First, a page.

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A Jet is a Jet: Comparing microquasars to AGN jets

Sebastian Heinz, University of Wisconsin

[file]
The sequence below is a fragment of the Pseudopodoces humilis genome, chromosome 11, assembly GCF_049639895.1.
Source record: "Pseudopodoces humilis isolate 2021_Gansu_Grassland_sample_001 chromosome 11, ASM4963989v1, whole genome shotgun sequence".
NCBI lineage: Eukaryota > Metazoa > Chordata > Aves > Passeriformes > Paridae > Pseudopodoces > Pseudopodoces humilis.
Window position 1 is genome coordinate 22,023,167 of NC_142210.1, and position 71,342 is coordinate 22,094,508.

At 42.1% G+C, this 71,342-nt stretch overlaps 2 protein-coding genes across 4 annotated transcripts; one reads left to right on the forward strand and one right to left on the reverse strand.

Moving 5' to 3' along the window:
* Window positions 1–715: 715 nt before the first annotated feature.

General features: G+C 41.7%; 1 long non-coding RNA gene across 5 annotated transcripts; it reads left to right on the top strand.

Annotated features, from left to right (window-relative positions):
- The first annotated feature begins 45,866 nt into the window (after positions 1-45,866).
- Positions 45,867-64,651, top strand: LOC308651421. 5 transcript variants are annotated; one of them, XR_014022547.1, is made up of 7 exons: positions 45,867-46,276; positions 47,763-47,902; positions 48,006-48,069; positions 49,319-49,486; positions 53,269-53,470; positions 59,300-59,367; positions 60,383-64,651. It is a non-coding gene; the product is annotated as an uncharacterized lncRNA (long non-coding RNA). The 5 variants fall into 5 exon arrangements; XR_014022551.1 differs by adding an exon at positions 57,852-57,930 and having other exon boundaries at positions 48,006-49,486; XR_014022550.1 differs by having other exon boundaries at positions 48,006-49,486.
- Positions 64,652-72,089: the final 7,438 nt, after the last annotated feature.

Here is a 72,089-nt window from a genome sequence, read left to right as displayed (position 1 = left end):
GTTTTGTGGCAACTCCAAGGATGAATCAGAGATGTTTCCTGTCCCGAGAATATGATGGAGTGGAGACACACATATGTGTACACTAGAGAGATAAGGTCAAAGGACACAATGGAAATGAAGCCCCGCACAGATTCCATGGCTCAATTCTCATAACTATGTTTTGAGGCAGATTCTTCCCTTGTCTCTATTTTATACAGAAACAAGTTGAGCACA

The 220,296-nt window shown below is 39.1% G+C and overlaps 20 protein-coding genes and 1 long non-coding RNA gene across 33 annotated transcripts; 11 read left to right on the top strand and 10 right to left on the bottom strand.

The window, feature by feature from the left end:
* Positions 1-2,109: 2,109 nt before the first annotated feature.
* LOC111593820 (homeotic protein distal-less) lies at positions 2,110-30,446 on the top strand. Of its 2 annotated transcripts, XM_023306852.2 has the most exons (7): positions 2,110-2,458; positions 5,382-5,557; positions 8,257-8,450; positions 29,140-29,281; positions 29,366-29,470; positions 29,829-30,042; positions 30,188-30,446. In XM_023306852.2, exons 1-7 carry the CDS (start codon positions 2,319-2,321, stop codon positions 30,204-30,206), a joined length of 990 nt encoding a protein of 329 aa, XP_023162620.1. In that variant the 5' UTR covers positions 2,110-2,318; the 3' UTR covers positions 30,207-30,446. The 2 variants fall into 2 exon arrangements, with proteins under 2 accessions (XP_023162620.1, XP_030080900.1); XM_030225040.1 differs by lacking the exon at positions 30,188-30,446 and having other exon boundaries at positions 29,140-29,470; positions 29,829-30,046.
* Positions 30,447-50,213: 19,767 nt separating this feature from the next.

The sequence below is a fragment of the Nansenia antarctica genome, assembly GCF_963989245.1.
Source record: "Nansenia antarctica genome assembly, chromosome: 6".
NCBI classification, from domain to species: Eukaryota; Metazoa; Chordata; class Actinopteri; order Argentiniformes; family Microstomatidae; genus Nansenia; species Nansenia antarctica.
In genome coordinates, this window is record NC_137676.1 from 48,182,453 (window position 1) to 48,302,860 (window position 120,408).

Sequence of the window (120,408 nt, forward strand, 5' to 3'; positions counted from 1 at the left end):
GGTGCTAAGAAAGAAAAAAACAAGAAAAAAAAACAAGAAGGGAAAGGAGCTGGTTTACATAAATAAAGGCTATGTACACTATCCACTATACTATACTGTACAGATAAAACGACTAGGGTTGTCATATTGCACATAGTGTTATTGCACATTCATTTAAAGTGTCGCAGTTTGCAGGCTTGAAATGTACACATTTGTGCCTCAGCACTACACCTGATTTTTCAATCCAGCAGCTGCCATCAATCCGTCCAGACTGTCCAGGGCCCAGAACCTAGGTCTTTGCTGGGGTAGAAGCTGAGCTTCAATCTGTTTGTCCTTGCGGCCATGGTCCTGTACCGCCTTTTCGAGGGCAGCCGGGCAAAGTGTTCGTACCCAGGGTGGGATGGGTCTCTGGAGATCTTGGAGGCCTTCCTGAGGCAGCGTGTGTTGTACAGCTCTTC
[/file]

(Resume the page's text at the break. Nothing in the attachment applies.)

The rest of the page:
The discovery of radio jets in numerous Galactic black hole X-ray binaries has enabled the comparative study for black holes of vastly different mass scales. The available evidence suggests that jet formation in low-efficiency accretion flows is a scale invariant process, with manifestations in the X-ray radio relation in X-ray binaries and the "fundamental plane of black hole accretion" across the entire mass spectrum. Application of the underlying scaling relations allows a calibration of the cosmic jet power and feedback efficiency. These relations raise a number of interesting questions: What is the relation between jets from black holes and those from accreting neutron stars? Can we develop a similarly successful quantitative comparison of radio lobes and cavities between X-ray binaries and AGN jets? How does black hole spin factor into these relations?